The excitement was palpable as a sold-out house anticipated the opening night curtain for Marathon Little Theatre Group’s production of the widely popular “Hairspray” on Saturday night. And the energy exuded by the intergenerational cast did not disappoint.
Despite a rash of recent illnesses that had several of the performers on vocal rest leading up to the first night, the enthusiasm of everyone on stage was undiminished. And though inclement weather toyed with many a rehearsal, the opening performance went off with nary a hitch.
With a witty book, clever lyrics and bouncy music, the show takes a generally lighthearted look behind the scenes of a racially segregated TV dance show in 1960s Baltimore.
The central figure is Tracy Turnblad, a rotund but nimble high schooler with a big voice and an even bigger hairdo, who sets the ball in motion to integrate the show and, in the end, finds validation for herself.
Community theater veteran Tanya Fiebert displayed the vocal power that has marked her performances since early childhood and imbued the role with the requisite determination.
As her mother, Frank Auriemma proved his versatility, once again, in a role that has traditionally been played by a male, most memorably by Harvey Fierstein in a Tony Award-winning performance.
Auriemma and Mark York, as Tracy’s understanding father, Wilbur, received one of the evening’s most generous rounds of applause following their performance of the delightful duet “You’re Timeless to Me.”
Shuga Henry, as Motor Mouth Maybelle, whose name says it all about the no-nonsense character who tends to speak in rhymes, was accorded an even more substantial ovation for her eleven o’clock gospel-inspired number, “I Know Where I’ve Been.”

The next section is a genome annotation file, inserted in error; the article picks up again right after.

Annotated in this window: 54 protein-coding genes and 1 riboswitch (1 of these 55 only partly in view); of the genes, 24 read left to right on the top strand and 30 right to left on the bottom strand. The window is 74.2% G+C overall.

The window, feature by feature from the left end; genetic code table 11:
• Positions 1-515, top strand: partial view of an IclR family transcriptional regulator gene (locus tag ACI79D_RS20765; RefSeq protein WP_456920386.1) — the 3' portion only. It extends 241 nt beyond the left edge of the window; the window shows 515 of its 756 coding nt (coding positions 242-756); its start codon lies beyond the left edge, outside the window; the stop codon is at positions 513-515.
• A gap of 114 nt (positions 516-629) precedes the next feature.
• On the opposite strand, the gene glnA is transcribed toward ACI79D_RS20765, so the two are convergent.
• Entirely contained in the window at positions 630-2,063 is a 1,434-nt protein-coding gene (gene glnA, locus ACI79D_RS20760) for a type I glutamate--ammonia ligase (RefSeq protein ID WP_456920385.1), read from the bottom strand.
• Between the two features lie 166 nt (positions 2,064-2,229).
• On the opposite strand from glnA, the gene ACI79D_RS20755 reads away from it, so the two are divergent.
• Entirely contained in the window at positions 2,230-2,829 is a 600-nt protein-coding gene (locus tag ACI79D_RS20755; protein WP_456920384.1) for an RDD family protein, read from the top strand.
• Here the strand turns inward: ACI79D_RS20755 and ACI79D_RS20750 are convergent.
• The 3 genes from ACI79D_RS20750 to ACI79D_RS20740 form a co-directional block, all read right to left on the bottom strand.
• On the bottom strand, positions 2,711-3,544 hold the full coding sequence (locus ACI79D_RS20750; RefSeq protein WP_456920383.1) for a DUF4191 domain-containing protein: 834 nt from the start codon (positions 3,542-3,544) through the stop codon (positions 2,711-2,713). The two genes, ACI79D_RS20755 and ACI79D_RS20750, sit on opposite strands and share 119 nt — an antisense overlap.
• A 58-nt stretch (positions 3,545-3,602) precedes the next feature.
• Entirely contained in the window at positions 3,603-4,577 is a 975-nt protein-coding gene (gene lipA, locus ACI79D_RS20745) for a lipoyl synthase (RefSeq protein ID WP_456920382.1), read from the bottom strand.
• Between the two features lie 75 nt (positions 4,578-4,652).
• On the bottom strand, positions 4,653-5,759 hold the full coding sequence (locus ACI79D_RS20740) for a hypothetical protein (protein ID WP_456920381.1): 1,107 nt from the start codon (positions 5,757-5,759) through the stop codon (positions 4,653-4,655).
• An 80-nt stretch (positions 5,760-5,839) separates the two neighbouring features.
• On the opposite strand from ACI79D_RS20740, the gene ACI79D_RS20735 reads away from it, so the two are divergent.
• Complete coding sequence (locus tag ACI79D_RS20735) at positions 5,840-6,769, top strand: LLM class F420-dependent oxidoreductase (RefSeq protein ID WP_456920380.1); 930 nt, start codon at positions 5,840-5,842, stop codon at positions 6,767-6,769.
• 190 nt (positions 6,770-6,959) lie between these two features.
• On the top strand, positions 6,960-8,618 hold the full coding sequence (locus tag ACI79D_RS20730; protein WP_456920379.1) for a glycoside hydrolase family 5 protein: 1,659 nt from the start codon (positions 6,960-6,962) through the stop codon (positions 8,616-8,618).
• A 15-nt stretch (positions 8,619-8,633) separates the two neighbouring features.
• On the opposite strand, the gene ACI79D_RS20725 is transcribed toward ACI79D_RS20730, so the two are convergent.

But practically stealing the show were two teenage talents in supporting roles. Kate Brady totally embodied Tracy’s slow-witted friend Penny, remaining fully in character whether singing in a completely suitable nasal voice, dancing intentionally awkwardly or chewing gum as if her life depended upon it.
And Zach Bravo, as self-loving TV host Corny Collins, was absolutely riveting every time he appeared. Here’s a kid who can act, sing and dance up a storm ... a total natural. Assuming the role as a last-minute replacement, he was a major credit to the show.
Jen Silverman seemed to have a field day cast against type as Amber, the bad girl everyone loves to hate. Jill Ameri pushed too hard as her mother, Velma. Austin Auriemma didn’t quite click as teen idol Link Larkin. Keven Campbell was adequate as Maybelle’s son, Seaweed. Fourth-grader Julia Marshall scored a laugh on each of her lines as the wise-beyond-her-years Little Inez. Sandi Plotkin was appropriately strict as the prison matron.
Barbara Auriemma, a much-in-demand director of local productions, has molded the entire company into a unified whole. The cast was self-assured and everyone seemed to enjoy being on that stage.
The nearly continuous flow of music was handled with aplomb by musical director and pianist Rhea Arkin, backed by Richard Shapiro on drums and Rick Palley on bass guitar.
Choreographer Jenifer Badamo met the challenge of putting the cast through the paces of a dozen group numbers. Of these, “The Nicest Kids in Town” and the finale, “You Can’t Stop the Beat,” were particularly energetic.
Somewhat disappointing was the set design, which was overly simple and remained unchanged for much of the show. The costumes, though, were colorful and apt.